Heinrich Böll, The Lost Honor of Katharina Blum (McGraw-Hill, 1974)
[originally posted 29Jan2001]
One of the things about the European avant-garde literature movement in the middle of the last century that was most influential was the inversion technique. Most commonly used with mysteries, the authors would expose pieces of the mystery commonly left until the end of most novels, and then extract the mystery itself from things normally given early on in the story. Heinrich Böll was one of the best at this game, and The Lost Honor of Katharina Blum is his best-known work of this sort.
The book opens with Blum walking into a police station to confess to murdering a journalist. (Okay, in 2001 this may seem like a reason to get a medal, but remember, this was 1974. And I’m guessing the timing wasn’t unintentional.) The book, told in journalist fashion, attempts to reconstruct the events of the four days previous to the murder and uncover Blum’s motive in killing the man. This is commonplace in mysteries now, to an extent (it’s the basis of well over half the episodes in eleven years of Law and Order, for example), but previous to the seventies, the motive was usually obvious from page one. This was groundbreaking stuff at the time.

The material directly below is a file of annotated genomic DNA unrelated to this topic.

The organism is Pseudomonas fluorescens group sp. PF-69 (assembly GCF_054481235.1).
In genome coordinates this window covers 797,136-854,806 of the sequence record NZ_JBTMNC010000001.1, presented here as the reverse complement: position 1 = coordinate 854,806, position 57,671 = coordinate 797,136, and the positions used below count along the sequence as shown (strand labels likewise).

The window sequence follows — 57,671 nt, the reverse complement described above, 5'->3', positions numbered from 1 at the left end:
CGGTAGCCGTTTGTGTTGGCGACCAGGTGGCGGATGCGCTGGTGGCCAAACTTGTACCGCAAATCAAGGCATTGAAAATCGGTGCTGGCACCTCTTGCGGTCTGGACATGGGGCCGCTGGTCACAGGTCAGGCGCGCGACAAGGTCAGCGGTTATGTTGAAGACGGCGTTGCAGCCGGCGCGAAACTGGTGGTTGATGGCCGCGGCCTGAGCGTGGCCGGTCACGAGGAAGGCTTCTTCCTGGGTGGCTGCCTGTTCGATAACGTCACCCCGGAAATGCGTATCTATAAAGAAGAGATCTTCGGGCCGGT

Böll complicates matters for the reader by using the style of the murdered character in the narrative; if the subtext of the whole story is that journalists are in the main nasty beasts who distort the truth in order to sell papers, then how much of the journalism we’re given in these pages is actually worthwhile? The reader is not only left to draw his own conclusions, but is forced to. That’s beautiful stuff.
This is a book that stays with you after it’s finished, and gets even better upon reflection. Rightly considered one of the most influential works in twentieth-century literature. ****